DougCo school board president champions principles over politics in radio interview

Suzie Glassman

By: Suzie Glassman/NewsBreak Denver

(Castle Rock, CO) Staunch conservative and DougCo school board president Mike Peterson faced off with conservative radio talk show host Kim Monson on her program to set the record straight on ballot issues 5A and 5B, a $60 million fixed mill levy override and a $450 million bond.

Monson submitted the only arguments against both initiatives in the Douglas County General Election Tabor book, which superintendent Erin Kane and all seven school board directors have claimed are false and misleading.

Peterson said on Monson's show, "I don't have a problem with disagreements. This is an ask of the taxpayers. But I think some things are factually inaccurate. To me, frankly Kim, from a military standpoint, it (her comments against the district) looked like a ready-fire-aim command."

Will 5A and 5B result in over-the-top property tax increases?

While 5B would result in a no-net-tax increase, 5A would cost property owners about $1 per week per $100,000 in home valuation.

Monson argues that DougCo property values are expected to increase by 40-50% in 2024, and any additional tax burden could potentially price taxpayers out of their homes.

The problem, Peterson argues, is that Monson's concern has nothing to do with 5A and 5B. "Those property taxes would increase regardless if 5A and 5B weren't on the ballot. We're doing what we're supposed to do – asking our taxpayers for local support."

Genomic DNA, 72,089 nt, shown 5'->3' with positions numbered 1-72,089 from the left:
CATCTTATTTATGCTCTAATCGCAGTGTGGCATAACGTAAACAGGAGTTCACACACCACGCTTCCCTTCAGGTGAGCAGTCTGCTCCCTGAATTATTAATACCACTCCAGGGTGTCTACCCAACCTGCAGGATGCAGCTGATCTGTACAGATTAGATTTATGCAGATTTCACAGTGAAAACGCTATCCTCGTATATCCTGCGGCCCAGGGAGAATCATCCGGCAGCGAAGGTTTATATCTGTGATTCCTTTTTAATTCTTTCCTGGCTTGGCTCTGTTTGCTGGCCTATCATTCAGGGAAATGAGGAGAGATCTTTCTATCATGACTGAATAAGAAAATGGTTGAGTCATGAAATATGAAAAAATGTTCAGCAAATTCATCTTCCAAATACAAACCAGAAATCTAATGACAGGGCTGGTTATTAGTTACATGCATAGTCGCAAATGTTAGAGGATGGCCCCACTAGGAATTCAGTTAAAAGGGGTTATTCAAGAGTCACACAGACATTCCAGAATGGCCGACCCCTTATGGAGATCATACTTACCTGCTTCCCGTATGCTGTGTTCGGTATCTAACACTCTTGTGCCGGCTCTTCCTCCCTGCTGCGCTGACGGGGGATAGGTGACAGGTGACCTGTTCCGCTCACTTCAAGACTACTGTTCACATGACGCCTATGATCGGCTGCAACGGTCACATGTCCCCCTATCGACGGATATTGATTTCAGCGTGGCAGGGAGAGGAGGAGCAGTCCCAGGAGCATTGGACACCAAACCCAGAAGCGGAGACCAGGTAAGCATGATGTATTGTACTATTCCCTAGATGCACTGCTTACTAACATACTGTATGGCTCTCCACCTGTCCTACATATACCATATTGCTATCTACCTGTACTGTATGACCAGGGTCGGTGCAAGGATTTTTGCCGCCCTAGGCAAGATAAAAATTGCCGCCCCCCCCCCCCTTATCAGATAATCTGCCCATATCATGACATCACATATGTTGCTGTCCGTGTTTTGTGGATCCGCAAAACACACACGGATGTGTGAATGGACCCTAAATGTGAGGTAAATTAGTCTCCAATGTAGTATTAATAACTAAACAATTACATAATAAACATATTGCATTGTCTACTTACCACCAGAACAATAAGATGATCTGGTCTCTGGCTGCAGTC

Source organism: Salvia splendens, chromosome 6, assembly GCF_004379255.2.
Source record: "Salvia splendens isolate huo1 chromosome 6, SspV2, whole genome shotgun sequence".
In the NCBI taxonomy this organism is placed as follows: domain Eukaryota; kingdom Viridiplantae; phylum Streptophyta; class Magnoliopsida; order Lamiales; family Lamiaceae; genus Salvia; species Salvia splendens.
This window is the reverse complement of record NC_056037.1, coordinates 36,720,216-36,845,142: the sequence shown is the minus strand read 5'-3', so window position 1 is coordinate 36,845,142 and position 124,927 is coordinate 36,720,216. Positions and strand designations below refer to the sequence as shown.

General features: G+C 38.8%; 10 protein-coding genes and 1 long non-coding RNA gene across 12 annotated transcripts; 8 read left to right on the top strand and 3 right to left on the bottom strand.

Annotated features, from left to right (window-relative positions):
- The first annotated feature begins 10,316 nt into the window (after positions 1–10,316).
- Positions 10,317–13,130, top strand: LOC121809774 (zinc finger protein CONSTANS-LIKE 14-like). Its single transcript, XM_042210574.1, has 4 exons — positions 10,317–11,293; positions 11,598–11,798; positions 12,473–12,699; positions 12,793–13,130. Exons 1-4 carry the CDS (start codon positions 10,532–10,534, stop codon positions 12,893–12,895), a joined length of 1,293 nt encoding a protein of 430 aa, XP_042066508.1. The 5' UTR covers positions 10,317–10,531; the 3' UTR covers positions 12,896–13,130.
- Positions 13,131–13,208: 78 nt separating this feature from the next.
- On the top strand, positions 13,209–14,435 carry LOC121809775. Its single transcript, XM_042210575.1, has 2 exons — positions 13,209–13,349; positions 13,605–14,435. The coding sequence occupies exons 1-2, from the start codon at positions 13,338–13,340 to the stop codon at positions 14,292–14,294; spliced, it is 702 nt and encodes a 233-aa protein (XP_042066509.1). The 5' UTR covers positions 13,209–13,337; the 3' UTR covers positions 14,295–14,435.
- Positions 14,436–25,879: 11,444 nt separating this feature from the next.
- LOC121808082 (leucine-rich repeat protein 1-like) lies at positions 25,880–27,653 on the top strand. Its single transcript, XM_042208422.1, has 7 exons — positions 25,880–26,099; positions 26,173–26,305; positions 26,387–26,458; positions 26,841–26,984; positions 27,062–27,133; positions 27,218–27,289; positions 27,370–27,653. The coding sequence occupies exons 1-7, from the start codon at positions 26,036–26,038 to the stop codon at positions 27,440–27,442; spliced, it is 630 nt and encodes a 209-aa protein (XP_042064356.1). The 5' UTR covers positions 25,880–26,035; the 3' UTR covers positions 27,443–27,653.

"You're implying that taxes will go up and up, and the district will get more money. But, the only way that local taxpayers can increase the district's revenue is by passing a mill levy override."

Peterson argues that even if there's a 50% increase in property value and property taxes increase (which a 50% property value increase does not equal a 50% higher tax bill), the school finance act dictates the amount districts receive across the state remains relatively equal.

"For instance, DougCo pays 39% of the total per-pupil amount in local taxes, and the only district that pays less in the metro area is Cherry Creek, which pays about 30%.”

5A has no sunset

Monson opposes the fact that there's no sunset on 5A, meaning the district will receive $60 million annually as part of a mill levy override.

This is true. However, Peterson argues, “whether property taxes go up or down, what a property owner owes as their share of the MLO is the same every year, as long as the amount of taxpayers remains even.

“If more people move to DougCo, the taxpayer's obligation will decrease, and if, for some reason, taxpayers leave the county, then their obligation will increase”

According to the Douglas County assessor, higher property taxes will also defray the individual MLO tax obligation.

Is the district losing teachers due to lower salaries?

Peterson said the district is losing teachers to three factors: retirement, job change, and poaching from other districts who can pay them more.

Monson argues, "Cherry Creek may have the highest average teacher pay located geographically close to DCSD. But that does not make Cherry Creek the leader that sets teacher salaries for the market.